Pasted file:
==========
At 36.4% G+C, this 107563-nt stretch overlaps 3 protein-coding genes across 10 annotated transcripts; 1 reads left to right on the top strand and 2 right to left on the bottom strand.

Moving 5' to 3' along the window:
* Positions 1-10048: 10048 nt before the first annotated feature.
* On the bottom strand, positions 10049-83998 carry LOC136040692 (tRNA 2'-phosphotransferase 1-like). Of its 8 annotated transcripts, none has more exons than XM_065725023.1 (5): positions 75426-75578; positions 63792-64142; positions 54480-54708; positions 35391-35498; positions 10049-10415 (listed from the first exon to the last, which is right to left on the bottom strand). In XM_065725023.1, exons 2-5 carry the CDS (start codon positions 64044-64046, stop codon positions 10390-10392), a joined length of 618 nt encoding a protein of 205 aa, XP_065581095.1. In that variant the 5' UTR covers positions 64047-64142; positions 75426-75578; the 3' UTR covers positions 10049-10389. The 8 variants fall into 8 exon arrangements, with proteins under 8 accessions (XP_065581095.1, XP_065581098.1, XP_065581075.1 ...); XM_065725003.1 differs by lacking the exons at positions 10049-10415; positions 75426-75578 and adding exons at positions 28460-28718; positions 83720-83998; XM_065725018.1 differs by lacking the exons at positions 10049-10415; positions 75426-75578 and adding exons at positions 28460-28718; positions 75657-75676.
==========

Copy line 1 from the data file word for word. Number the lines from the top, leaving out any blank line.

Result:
At 36.4% G+C, this 107563-nt stretch overlaps 3 protein-coding genes across 10 annotated transcripts; 1 reads left to right on the top strand and 2 right to left on the bottom strand.